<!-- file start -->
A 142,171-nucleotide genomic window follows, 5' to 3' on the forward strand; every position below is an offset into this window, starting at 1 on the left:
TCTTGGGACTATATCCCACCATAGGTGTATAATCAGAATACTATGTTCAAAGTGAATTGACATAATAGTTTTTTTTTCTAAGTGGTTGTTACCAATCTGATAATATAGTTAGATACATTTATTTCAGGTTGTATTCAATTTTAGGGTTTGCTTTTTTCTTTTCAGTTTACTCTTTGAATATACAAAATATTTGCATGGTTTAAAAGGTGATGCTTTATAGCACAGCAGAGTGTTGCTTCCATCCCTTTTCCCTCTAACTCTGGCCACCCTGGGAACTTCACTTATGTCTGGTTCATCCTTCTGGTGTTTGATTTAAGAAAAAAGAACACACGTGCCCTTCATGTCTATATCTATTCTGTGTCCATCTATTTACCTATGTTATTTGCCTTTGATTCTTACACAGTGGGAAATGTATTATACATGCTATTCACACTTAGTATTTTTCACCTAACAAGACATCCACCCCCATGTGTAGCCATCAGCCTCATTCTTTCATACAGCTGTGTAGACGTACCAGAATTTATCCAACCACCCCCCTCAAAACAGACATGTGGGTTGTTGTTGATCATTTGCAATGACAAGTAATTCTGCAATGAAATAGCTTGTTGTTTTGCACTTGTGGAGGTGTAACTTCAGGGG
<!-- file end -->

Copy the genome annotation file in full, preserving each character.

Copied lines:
A 142,171-nucleotide genomic window follows, 5' to 3' on the forward strand; every position below is an offset into this window, starting at 1 on the left:
TCTTGGGACTATATCCCACCATAGGTGTATAATCAGAATACTATGTTCAAAGTGAATTGACATAATAGTTTTTTTTTCTAAGTGGTTGTTACCAATCTGATAATATAGTTAGATACATTTATTTCAGGTTGTATTCAATTTTAGGGTTTGCTTTTTTCTTTTCAGTTTACTCTTTGAATATACAAAATATTTGCATGGTTTAAAAGGTGATGCTTTATAGCACAGCAGAGTGTTGCTTCCATCCCTTTTCCCTCTAACTCTGGCCACCCTGGGAACTTCACTTATGTCTGGTTCATCCTTCTGGTGTTTGATTTAAGAAAAAAGAACACACGTGCCCTTCATGTCTATATCTATTCTGTGTCCATCTATTTACCTATGTTATTTGCCTTTGATTCTTACACAGTGGGAAATGTATTATACATGCTATTCACACTTAGTATTTTTCACCTAACAAGACATCCACCCCCATGTGTAGCCATCAGCCTCATTCTTTCATACAGCTGTGTAGACGTACCAGAATTTATCCAACCACCCCCCTCAAAACAGACATGTGGGTTGTTGTTGATCATTTGCAATGACAAGTAATTCTGCAATGAAATAGCTTGTTGTTTTGCACTTGTGGAGGTGTAACTTCAGGGG